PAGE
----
The SEC’s Office of Compliance Inspections and Examinations (“OCIE”) published a risk alert on November 19, 2020, which provided a summary of notable compliance problems identified by examiners. OCIE’s discussion of compliance deficiencies and weaknesses can help registered investment advisors (“RIAs”) to assess their own supervisory, compliance and risk management systems in order to revise and strengthen them.

Rule 206(4)-7 under the Investment Advisers Act of 1940 is commonly known as the Compliance Rule. Pursuant to that rule, it is unlawful for an RIA to provide investment advice unless the firm adopts and implements written policies and procedures that are reasonably designed to prevent violations of the Investment Advisers Act and its rules. Policies and procedures should also be designed to detect and correct violations that have already occurred.

The risk alert can be reviewed at https://www.sec.gov/files/Risk%20Alert%20IA%20Compliance%20Programs.pdf.

OCIE’s observations regarding the Compliance Rule

According to the risk alert, examiners found the following deficiencies or weaknesses in relation to the Compliance Rule:

  1. Inadequate compliance resources. RIAs did not provide adequate resources to their compliance programs in areas such as information technology, staffing and training. It appeared to examiners that certain chief compliance officers (“CCOs”) did not have the time they needed to increase their knowledge of the Investment Advisers Act or fulfill their responsibilities. In some instances, CCOs had to handle many professional responsibilities other than compliance.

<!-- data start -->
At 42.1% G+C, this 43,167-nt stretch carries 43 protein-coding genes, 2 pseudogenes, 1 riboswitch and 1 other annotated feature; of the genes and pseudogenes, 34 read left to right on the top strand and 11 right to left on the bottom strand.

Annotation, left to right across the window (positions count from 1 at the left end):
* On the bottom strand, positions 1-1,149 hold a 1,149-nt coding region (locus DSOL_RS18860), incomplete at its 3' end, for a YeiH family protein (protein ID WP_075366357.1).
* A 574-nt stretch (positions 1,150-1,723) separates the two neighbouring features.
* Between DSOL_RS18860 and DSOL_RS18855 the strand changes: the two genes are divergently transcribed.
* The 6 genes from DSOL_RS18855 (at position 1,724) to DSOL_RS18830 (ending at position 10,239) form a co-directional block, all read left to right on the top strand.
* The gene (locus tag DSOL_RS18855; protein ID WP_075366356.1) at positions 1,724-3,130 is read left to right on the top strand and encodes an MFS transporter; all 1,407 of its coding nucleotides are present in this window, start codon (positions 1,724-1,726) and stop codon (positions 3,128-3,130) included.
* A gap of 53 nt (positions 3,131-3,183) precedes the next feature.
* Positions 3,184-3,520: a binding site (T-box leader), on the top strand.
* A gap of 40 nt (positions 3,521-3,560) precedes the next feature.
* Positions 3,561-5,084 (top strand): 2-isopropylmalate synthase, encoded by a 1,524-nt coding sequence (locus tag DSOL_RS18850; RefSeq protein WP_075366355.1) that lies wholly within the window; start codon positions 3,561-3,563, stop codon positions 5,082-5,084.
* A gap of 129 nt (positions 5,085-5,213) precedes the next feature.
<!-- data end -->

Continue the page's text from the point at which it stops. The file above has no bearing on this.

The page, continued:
2. Insufficient authority of CCOs. Examiners noted that certain CCOs did not have the authority to develop and enforce appropriate policies and procedures for the firm. Certain RIAs restricted their CCOs from accessing critical compliance information, such as trading exception reports and investment advisory agreements with key clients. Some CCOs had limited interaction with senior management, which meant that they had insufficient knowledge regarding the RIA’s leadership, strategy, transactions, and business operations.

  3. Annual review deficiencies. Examiners found that in some instances, RIAs were unable to prove that they performed an annual review. In other cases, annual reviews failed to reveal significant compliance or regulatory problems that existed within the firm. Certain advisors claimed to have performed limited annual reviews but failed to identify or review key risk areas, such as conflicts of interest and protection of clients’ assets. RIAs failed to review policies and procedures governing significant business areas, such as their interaction with third-party managers, cybersecurity, fee calculations, and allocation of expenses.

  4. Implementing actions required by written policies and procedures. Examiners observed that some RIAs did not implement or perform actions required by their written policies and procedures. For example, the RIA did not review advertisements in accordance with their policies and procedures.

  5. Maintaining accurate and complete information in policies and procedures. Examiners encountered RIAs whose policies and procedures contained outdated or inaccurate information about the advisor. Certain firms used off-the-shelf policies and procedures that contained unrelated or incomplete information.